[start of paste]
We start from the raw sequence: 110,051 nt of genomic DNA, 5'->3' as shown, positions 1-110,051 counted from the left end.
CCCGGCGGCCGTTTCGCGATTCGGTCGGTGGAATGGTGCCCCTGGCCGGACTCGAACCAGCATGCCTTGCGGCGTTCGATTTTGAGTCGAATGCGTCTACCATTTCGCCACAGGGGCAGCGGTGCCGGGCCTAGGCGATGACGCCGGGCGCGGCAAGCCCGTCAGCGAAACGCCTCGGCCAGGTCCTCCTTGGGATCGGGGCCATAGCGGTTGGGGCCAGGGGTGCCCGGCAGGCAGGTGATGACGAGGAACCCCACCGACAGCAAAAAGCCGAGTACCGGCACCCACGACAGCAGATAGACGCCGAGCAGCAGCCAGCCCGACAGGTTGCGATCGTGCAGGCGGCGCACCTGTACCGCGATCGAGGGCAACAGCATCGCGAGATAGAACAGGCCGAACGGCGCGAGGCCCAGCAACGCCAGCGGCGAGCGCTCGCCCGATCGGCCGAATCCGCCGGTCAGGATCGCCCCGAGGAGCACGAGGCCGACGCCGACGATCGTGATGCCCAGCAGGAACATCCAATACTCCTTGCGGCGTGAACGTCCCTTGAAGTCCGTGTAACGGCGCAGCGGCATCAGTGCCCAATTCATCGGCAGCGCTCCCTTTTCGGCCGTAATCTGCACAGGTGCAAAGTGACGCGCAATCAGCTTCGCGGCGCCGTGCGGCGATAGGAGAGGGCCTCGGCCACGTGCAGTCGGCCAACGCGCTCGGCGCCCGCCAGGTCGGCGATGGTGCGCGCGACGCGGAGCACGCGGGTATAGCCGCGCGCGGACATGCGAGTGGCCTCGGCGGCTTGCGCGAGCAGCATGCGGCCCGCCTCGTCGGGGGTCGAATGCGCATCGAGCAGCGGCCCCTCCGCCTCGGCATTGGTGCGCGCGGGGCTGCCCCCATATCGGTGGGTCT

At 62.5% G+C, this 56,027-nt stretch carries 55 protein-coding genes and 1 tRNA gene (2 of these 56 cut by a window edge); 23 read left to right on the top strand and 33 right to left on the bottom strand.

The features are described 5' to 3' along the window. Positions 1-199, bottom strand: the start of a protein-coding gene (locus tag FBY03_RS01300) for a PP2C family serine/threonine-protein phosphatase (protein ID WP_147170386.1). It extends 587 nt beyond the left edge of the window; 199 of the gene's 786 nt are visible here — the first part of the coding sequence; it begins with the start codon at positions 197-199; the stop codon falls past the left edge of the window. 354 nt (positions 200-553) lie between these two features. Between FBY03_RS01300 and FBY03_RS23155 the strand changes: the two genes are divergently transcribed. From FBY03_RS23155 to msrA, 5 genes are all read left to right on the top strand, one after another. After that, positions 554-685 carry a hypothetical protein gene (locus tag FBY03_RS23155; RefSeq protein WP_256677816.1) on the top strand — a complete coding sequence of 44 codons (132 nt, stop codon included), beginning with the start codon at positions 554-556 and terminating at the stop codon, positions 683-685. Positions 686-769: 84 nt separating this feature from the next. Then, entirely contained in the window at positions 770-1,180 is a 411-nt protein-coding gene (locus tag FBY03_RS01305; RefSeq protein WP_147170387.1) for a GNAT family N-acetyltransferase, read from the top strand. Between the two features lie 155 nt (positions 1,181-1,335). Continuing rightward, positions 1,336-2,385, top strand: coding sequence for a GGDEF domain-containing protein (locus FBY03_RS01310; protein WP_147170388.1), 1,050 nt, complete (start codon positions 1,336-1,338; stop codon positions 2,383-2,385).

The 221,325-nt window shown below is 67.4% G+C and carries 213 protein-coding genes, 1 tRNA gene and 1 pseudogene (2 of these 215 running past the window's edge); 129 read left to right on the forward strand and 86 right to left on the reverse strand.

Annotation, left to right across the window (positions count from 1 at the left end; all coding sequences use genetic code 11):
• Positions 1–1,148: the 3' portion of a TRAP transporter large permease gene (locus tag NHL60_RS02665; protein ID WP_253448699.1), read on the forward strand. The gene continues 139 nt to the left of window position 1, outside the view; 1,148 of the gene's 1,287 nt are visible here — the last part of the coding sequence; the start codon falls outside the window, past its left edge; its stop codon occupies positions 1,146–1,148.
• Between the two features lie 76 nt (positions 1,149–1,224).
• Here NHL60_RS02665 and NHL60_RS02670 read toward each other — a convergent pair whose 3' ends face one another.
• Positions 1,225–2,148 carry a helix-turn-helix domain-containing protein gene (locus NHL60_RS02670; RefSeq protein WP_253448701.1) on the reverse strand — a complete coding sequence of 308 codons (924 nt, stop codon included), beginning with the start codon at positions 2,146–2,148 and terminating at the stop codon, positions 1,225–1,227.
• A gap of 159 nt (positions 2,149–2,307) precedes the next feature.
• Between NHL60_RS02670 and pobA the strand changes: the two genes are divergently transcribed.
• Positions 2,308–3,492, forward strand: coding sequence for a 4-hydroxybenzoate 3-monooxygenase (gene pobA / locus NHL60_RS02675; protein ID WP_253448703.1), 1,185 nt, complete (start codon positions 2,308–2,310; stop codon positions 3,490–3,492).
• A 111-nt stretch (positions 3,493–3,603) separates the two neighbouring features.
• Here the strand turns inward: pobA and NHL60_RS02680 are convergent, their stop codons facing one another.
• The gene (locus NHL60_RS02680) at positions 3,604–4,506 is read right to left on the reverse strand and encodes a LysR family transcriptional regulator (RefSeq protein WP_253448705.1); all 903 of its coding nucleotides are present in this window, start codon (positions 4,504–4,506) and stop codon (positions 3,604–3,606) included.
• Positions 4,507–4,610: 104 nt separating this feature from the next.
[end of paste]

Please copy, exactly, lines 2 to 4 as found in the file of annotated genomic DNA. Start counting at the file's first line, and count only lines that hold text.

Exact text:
CCCGGCGGCCGTTTCGCGATTCGGTCGGTGGAATGGTGCCCCTGGCCGGACTCGAACCAGCATGCCTTGCGGCGTTCGATTTTGAGTCGAATGCGTCTACCATTTCGCCACAGGGGCAGCGGTGCCGGGCCTAGGCGATGACGCCGGGCGCGGCAAGCCCGTCAGCGAAACGCCTCGGCCAGGTCCTCCTTGGGATCGGGGCCATAGCGGTTGGGGCCAGGGGTGCCCGGCAGGCAGGTGATGACGAGGAACCCCACCGACAGCAAAAAGCCGAGTACCGGCACCCACGACAGCAGATAGACGCCGAGCAGCAGCCAGCCCGACAGGTTGCGATCGTGCAGGCGGCGCACCTGTACCGCGATCGAGGGCAACAGCATCGCGAGATAGAACAGGCCGAACGGCGCGAGGCCCAGCAACGCCAGCGGCGAGCGCTCGCCCGATCGGCCGAATCCGCCGGTCAGGATCGCCCCGAGGAGCACGAGGCCGACGCCGACGATCGTGATGCCCAGCAGGAACATCCAATACTCCTTGCGGCGTGAACGTCCCTTGAAGTCCGTGTAACGGCGCAGCGGCATCAGTGCCCAATTCATCGGCAGCGCTCCCTTTTCGGCCGTAATCTGCACAGGTGCAAAGTGACGCGCAATCAGCTTCGCGGCGCCGTGCGGCGATAGGAGAGGGCCTCGGCCACGTGCAGTCGGCCAACGCGCTCGGCGCCCGCCAGGTCGGCGATGGTGCGCGCGACGCGGAGCACGCGGGTATAGCCGCGCGCGGACATGCGAGTGGCCTCGGCGGCTTGCGCGAGCAGCATGCGGCCCGCCTCGTCGGGGGTCGAATGCGCATCGAGCAGCGGCCCCTCCGCCTCGGCATTGGTGCGCGCGGGGCTGCCCCCATATCGGTGGGTCT

At 62.5% G+C, this 56,027-nt stretch carries 55 protein-coding genes and 1 tRNA gene (2 of these 56 cut by a window edge); 23 read left to right on the top strand and 33 right to left on the bottom strand.

The features are described 5' to 3' along the window. Positions 1-199, bottom strand: the start of a protein-coding gene (locus tag FBY03_RS01300) for a PP2C family serine/threonine-protein phosphatase (protein ID WP_147170386.1). It extends 587 nt beyond the left edge of the window; 199 of the gene's 786 nt are visible here — the first part of the coding sequence; it begins with the start codon at positions 197-199; the stop codon falls past the left edge of the window. 354 nt (positions 200-553) lie between these two features. Between FBY03_RS01300 and FBY03_RS23155 the strand changes: the two genes are divergently transcribed. From FBY03_RS23155 to msrA, 5 genes are all read left to right on the top strand, one after another. After that, positions 554-685 carry a hypothetical protein gene (locus tag FBY03_RS23155; RefSeq protein WP_256677816.1) on the top strand — a complete coding sequence of 44 codons (132 nt, stop codon included), beginning with the start codon at positions 554-556 and terminating at the stop codon, positions 683-685. Positions 686-769: 84 nt separating this feature from the next. Then, entirely contained in the window at positions 770-1,180 is a 411-nt protein-coding gene (locus tag FBY03_RS01305; RefSeq protein WP_147170387.1) for a GNAT family N-acetyltransferase, read from the top strand. Between the two features lie 155 nt (positions 1,181-1,335). Continuing rightward, positions 1,336-2,385, top strand: coding sequence for a GGDEF domain-containing protein (locus FBY03_RS01310; protein WP_147170388.1), 1,050 nt, complete (start codon positions 1,336-1,338; stop codon positions 2,383-2,385).